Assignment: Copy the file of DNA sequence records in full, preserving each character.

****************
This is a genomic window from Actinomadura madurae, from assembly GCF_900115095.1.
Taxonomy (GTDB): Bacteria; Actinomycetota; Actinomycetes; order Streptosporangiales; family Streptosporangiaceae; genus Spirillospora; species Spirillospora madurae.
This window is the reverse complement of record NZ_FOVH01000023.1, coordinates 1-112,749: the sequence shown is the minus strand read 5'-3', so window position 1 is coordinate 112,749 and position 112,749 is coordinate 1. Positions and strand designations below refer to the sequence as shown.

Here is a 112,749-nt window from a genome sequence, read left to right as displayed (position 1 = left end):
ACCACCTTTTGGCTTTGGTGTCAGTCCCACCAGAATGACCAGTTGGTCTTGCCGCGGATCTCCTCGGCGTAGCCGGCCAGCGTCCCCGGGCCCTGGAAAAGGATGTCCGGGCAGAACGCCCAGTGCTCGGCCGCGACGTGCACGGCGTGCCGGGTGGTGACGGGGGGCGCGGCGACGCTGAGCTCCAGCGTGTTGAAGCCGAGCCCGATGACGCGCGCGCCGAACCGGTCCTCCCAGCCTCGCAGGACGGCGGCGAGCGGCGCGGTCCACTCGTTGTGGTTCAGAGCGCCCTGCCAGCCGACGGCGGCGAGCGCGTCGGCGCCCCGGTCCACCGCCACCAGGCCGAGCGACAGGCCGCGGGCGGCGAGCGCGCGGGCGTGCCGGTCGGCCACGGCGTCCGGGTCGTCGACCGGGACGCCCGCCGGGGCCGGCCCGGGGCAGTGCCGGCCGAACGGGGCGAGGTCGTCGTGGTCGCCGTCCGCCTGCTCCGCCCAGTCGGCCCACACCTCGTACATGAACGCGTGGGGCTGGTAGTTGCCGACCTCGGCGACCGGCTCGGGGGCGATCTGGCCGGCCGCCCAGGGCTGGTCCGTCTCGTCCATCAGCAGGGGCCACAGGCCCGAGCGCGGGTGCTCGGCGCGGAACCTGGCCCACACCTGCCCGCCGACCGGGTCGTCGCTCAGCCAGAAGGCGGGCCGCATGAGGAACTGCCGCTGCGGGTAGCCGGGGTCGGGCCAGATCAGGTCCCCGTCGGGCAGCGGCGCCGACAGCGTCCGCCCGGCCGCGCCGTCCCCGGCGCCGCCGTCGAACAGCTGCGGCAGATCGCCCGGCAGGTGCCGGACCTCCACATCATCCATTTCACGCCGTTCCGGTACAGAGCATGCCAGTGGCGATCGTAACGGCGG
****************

This is a genomic window from Actinomadura madurae, from assembly GCF_900115095.1.
Taxonomy (GTDB): Bacteria; Actinomycetota; Actinomycetes; order Streptosporangiales; family Streptosporangiaceae; genus Spirillospora; species Spirillospora madurae.
This window is the reverse complement of record NZ_FOVH01000023.1, coordinates 1-112,749: the sequence shown is the minus strand read 5'-3', so window position 1 is coordinate 112,749 and position 112,749 is coordinate 1. Positions and strand designations below refer to the sequence as shown.

Here is a 112,749-nt window from a genome sequence, read left to right as displayed (position 1 = left end):
ACCACCTTTTGGCTTTGGTGTCAGTCCCACCAGAATGACCAGTTGGTCTTGCCGCGGATCTCCTCGGCGTAGCCGGCCAGCGTCCCCGGGCCCTGGAAAAGGATGTCCGGGCAGAACGCCCAGTGCTCGGCCGCGACGTGCACGGCGTGCCGGGTGGTGACGGGGGGCGCGGCGACGCTGAGCTCCAGCGTGTTGAAGCCGAGCCCGATGACGCGCGCGCCGAACCGGTCCTCCCAGCCTCGCAGGACGGCGGCGAGCGGCGCGGTCCACTCGTTGTGGTTCAGAGCGCCCTGCCAGCCGACGGCGGCGAGCGCGTCGGCGCCCCGGTCCACCGCCACCAGGCCGAGCGACAGGCCGCGGGCGGCGAGCGCGCGGGCGTGCCGGTCGGCCACGGCGTCCGGGTCGTCGACCGGGACGCCCGCCGGGGCCGGCCCGGGGCAGTGCCGGCCGAACGGGGCGAGGTCGTCGTGGTCGCCGTCCGCCTGCTCCGCCCAGTCGGCCCACACCTCGTACATGAACGCGTGGGGCTGGTAGTTGCCGACCTCGGCGACCGGCTCGGGGGCGATCTGGCCGGCCGCCCAGGGCTGGTCCGTCTCGTCCATCAGCAGGGGCCACAGGCCCGAGCGCGGGTGCTCGGCGCGGAACCTGGCCCACACCTGCCCGCCGACCGGGTCGTCGCTCAGCCAGAAGGCGGGCCGCATGAGGAACTGCCGCTGCGGGTAGCCGGGGTCGGGCCAGATCAGGTCCCCGTCGGGCAGCGGCGCCGACAGCGTCCGCCCGGCCGCGCCGTCCCCGGCGCCGCCGTCGAACAGCTGCGGCAGATCGCCCGGCAGGTGCCGGACCTCCACATCATCCATTTCACGCCGTTCCGGTACAGAGCATGCCAGTGGCGATCGTAACGGCGG